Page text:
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2012 – Ice Run

Conceived in the winter of 2011 and birthed in 2012 the Ice Run pits the mighty vintage Ural motorbike against the frozen wilds of Siberia. Originally this adventuring beast set forth from the factory that made Urals in a town called Irbit just West of the Ural mountains. After a few years we decided to make the whole thing more stupid and dangerous so we moved the adventure to Lake Baikal, which usually freezes over in winter. This turned it into an epic stage for chaos. At the moment the Ice Run is paused. But she might return someday soon…

Mototaxi Junket

2009 – Mototaxi Junket

The Mototaxi Junket, apart from having a weird name pitted a weird vehicle against a large slab of South America. Mototaxis are basically underpowered motorbikes welded onto a sofa with wheels. Initially starting in Peru and heading all the way to Paraguay teams gathered in 2009 to tackle the beast. A beast that turned out to be a massive disaster. Everything seemed to be on track until a few days before the first edition was due to start. Honda cancelled our order for 63 Mototaxis that we’d paid for 6 months before. Then the only factory with enough mototaxis was in Iquitos, a city that can only be accessed by boat up the Amazon. Then the rainy season came early and a 2 day journey became a week of rafting. Then the truck that was supposed to bring them from the river to the launch snapped its axel in half. Then the bikes turned up as a bag of parts not complete machines. And then. And then… But we persevered. For a while. Like many of these things it was more expensive to run than we could charge people so we canned it.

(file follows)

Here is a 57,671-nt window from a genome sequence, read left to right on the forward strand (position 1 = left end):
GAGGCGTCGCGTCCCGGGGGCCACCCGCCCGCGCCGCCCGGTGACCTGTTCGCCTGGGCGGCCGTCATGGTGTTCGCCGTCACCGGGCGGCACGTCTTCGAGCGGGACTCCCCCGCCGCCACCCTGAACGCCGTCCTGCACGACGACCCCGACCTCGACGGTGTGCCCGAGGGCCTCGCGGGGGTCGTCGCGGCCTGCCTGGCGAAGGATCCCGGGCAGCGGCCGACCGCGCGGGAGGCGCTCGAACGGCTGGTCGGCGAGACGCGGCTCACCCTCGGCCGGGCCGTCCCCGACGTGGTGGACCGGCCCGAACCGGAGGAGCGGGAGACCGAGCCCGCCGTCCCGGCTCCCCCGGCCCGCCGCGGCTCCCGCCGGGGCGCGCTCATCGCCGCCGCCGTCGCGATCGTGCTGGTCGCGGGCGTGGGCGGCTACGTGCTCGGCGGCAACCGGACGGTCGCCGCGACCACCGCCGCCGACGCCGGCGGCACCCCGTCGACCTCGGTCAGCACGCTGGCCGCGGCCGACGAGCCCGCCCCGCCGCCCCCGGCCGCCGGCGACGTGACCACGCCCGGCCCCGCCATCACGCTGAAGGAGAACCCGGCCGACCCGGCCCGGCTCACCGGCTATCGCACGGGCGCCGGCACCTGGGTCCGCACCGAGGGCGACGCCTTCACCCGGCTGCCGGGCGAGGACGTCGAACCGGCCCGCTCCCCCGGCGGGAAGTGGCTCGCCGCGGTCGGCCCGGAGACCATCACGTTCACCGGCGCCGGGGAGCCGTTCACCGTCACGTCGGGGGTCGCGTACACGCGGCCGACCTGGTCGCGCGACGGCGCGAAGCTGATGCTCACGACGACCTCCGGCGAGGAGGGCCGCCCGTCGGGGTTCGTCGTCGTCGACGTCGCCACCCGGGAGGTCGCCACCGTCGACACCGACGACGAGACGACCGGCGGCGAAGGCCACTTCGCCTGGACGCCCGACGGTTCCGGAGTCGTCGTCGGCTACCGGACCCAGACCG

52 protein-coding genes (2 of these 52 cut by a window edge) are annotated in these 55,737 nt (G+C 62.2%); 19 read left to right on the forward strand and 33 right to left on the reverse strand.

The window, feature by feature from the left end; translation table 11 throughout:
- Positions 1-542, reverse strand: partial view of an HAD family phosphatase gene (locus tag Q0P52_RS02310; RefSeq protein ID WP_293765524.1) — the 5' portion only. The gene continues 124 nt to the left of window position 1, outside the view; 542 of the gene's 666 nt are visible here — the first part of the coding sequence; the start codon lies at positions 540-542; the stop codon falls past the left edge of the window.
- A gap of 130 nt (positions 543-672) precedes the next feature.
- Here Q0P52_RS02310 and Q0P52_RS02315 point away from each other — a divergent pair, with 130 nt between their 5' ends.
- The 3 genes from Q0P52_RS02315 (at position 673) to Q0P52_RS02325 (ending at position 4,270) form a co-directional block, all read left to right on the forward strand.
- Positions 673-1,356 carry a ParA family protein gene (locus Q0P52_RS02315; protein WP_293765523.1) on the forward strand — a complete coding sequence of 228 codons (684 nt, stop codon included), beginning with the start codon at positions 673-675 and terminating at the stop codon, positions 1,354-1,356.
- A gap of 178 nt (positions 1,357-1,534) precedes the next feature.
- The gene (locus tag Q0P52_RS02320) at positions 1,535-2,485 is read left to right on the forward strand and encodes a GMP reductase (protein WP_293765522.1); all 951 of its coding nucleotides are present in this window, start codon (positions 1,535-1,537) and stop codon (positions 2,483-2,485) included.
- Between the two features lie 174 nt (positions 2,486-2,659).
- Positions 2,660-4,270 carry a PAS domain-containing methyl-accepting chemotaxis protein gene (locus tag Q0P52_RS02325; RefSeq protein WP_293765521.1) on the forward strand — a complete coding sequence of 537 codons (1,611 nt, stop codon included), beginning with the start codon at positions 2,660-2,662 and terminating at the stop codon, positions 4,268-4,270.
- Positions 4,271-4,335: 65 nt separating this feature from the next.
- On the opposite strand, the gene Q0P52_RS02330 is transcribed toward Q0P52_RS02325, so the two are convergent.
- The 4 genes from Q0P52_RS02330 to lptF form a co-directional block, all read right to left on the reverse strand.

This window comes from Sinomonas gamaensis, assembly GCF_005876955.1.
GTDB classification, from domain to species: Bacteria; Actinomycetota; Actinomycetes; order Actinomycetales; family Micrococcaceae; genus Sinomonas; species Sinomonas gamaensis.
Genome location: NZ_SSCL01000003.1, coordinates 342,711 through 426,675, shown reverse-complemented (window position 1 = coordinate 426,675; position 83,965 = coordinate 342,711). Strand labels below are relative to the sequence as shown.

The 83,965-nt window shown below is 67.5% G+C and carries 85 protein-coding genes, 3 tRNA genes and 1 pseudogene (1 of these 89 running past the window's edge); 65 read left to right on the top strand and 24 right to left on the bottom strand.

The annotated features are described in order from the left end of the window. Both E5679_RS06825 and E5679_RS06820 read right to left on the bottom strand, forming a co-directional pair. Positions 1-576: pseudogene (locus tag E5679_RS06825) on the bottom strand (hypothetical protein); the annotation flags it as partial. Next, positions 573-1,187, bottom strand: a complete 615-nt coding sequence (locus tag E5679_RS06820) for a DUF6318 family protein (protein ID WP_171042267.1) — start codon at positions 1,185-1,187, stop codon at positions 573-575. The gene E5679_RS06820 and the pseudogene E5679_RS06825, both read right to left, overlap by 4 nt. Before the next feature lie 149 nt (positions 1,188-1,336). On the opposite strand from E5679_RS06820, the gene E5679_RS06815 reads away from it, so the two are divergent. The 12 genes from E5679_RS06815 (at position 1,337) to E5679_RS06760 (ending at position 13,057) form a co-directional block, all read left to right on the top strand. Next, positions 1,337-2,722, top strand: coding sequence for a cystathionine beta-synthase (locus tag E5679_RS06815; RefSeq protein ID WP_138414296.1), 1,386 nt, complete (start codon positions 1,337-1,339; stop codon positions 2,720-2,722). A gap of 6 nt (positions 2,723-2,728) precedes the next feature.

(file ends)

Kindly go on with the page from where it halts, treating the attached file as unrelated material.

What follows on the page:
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2009 – Mongol Derby

Ahh the Mongol Derby. We had no idea how big this would become. Or that we were inventing a new sport – ultra-endurance horse racing. Back in 2008 we started looking for a way to host a new horse racing adventure in Mongolia and Tom discovered from his friend Baigal about the history of Genghis Khan’s mighty postal system. Suddenly and without much consideration of how possible it was, the race was launched into the world. What was an extremely busy summer turned out to be the launch of the Guiness world record holding World’s longest horse race.

Each horse only covers 40km before it is replaced with a new one so while the riders get pounded the horses are always fresh. It takes about 1,500 horses and a team of 500 people to stage this epic race each year for just 40 riders.

Africa Rally

2008 – Africa Rally

Running just 3 times the Africa Rally was a southerly headed version of the Mongol Rally. Starting in London and ending in Cameroon it was a gigantic unruly slice of adventuring chaos.